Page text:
Cart abandonment is without a doubt an eCommerce nightmare. It’s a massive missed opportunity and if you manage to cut down your cart abandonment rates, you could definitely rake in big money.
But to do that, you need to know the causes of cart abandonment. Only then can you actually get around to saving your precious carts.
Here are the 7 most common causes of cart abandonment.
According to Forrester Research, 53% of customers would abandon their carts if they can’t find instant answers to their questions. But you wouldn’t want to overload and stuff your web pages with all the information possible. That wouldn’t be aesthetically pleasing, and it could even result in keyword stuffing.
So, what do you do?
You could deploy an intelligent chatbot on your website to answer their questions immediately, without making them switch platforms or get on a phone call. It’s a quick way for them to get answers without making a lot of effort.
Imagine that you’re about to purchase something, happy that you found it at the best price possible. You add it to your cart, proceed to checkout, and then….BOOM… shipping costs.
As soon as you see that, some part of your mind starts screaming, “Run Forrest, Run!”
And… you’re outta there.
So, why would your customers feel any different? If you have unexpected costs popping up during checkout, you’ll find your customers abandoning carts faster than you can say, “No, don’t go!”
Complex checkout process
There’s a reason why Amazon patented 1-Click back in 1997, right? Even Apple saw how valuable that technology was and paid Amazon $1 million to license it.
Both these giants knew that complicated checkout procedures annoy customers and cause them to quit the purchase. You need to make your checkout process easier and reduce the customer effort involved in it.
Make something harder for your customers to do and they’ll be less likely to do it. Make it easier for them to do it though, and you’ll be an unstoppable force.
If you make your customers hop through multiple pages while trying to make the purchase or if you have a non-linear process, you’ll leave your customers dazed and confused.
A Baymard study has shown that 18% of online shoppers abandon their carts just because of long and complex checkout processes.
Limited payment options
You don’t want to be forcing your customers to make payments via methods that they don’t like using. They’re not too likely to take kindly to that.
If for whatever reason, a customer wants to make payments using a digital wallet, it should be possible for them to do that. It’s not a great idea to say, “Nah, it’s card or nothing here.”
If you do, it’s more likely to be nothing.
As a rule of thumb, you should accept all the commonly used payment options.
If you don’t specify how low it will take for your products to be delivered, customers who need them by a certain time will abandon their carts. Set clear expectations around delivery times and don’t leave your customers wondering when they’ll receive their orders.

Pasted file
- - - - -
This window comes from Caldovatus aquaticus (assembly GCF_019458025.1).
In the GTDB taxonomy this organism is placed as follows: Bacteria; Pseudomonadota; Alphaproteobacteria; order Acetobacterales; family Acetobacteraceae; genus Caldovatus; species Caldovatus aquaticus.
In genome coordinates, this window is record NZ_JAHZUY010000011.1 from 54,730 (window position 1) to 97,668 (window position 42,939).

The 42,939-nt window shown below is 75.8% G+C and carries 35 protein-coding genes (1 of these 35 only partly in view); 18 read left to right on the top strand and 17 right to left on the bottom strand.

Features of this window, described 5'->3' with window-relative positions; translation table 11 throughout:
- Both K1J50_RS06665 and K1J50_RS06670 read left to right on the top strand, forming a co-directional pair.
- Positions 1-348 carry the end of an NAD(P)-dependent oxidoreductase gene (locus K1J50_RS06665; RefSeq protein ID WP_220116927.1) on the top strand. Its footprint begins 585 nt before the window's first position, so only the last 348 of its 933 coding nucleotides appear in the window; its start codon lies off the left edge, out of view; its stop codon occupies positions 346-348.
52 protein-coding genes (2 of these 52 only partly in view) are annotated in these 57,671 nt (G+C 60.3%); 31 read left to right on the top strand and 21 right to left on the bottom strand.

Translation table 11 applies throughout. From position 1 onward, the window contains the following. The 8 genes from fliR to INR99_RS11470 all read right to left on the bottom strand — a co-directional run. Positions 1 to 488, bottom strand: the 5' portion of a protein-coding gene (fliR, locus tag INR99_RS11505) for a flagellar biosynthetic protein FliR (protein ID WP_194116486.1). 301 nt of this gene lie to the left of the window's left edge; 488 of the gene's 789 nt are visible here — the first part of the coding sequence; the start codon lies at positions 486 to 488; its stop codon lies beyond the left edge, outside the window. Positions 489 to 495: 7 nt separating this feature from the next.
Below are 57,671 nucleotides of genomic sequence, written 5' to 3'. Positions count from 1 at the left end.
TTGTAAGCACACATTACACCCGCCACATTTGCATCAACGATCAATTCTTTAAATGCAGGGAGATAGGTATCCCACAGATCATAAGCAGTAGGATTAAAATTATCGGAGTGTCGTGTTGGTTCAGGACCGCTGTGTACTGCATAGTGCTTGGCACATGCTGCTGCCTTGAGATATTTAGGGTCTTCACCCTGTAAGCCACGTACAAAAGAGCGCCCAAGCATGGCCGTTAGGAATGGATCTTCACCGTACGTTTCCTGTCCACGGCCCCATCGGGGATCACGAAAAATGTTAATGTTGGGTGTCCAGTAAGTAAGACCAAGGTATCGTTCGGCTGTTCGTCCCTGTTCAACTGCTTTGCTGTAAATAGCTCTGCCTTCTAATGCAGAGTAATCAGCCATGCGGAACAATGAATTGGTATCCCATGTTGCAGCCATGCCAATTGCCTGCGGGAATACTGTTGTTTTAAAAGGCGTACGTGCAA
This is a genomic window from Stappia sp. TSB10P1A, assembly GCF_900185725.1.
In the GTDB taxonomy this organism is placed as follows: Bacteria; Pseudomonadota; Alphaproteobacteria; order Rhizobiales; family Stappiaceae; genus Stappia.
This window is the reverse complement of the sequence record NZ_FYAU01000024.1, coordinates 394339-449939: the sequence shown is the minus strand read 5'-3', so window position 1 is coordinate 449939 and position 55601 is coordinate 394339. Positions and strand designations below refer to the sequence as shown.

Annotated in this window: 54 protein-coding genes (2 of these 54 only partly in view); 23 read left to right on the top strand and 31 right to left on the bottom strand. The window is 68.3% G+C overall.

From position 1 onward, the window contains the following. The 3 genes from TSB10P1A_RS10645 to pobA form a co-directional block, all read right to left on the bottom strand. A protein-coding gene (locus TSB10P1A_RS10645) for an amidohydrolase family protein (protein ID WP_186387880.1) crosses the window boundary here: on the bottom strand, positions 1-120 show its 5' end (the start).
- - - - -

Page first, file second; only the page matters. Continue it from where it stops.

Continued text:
You could even use a WhatsApp bot to send shipping updates after they make their purchase in order to improve your customer experience and encourage repeat purchases.
If your return policy is non-existent, your customers will suspect you of selling substandard products. You’ll come off as a company that does not want to take accountability for your products and doesn’t really care about your customers.
So now, even if you’re selling high-quality products, your customers will still be afraid to make purchases. They’re thinking, “What if I get a bad one?”
Creating a great return policy can alleviate this anxiety. But there’s another benefit to free returns.
It makes your customers think that they can buy more products, try them out, and return them if they don’t like them. But, as Zappos experienced, when they do this, they end up making those additional purchases, but tend to keep more products instead of returning them.
That’s a classic case of the Endowment Effect in action; a cognitive bias that causes people to value things that they own much more than their actual value.
A lack of trust
If a customer has not made purchases from your eCommerce portal before, they may not trust you right off the bat. You need to win their trust and eliminate their doubts.
Use trust seals and trust logos to show that your payment processes are secure and verified. Display customer testimonials and product reviews to demonstrate social proof. Try to have the customers’ actual names and a photograph in your social proof so that it doesn’t seem made up.
A returns and cash-back policy plays a great role here as well. It shows your customers that you won’t leave them hanging if by any chance your products are not up to the mark.
About the Author: Jeremy is a marketer at Engati with an interest in marketing psychology and consumer neuroscience. Over the last year he has interviewed many of the world’s brightest Marketing, CX, AI, and Tech thought leaders for Engati CX.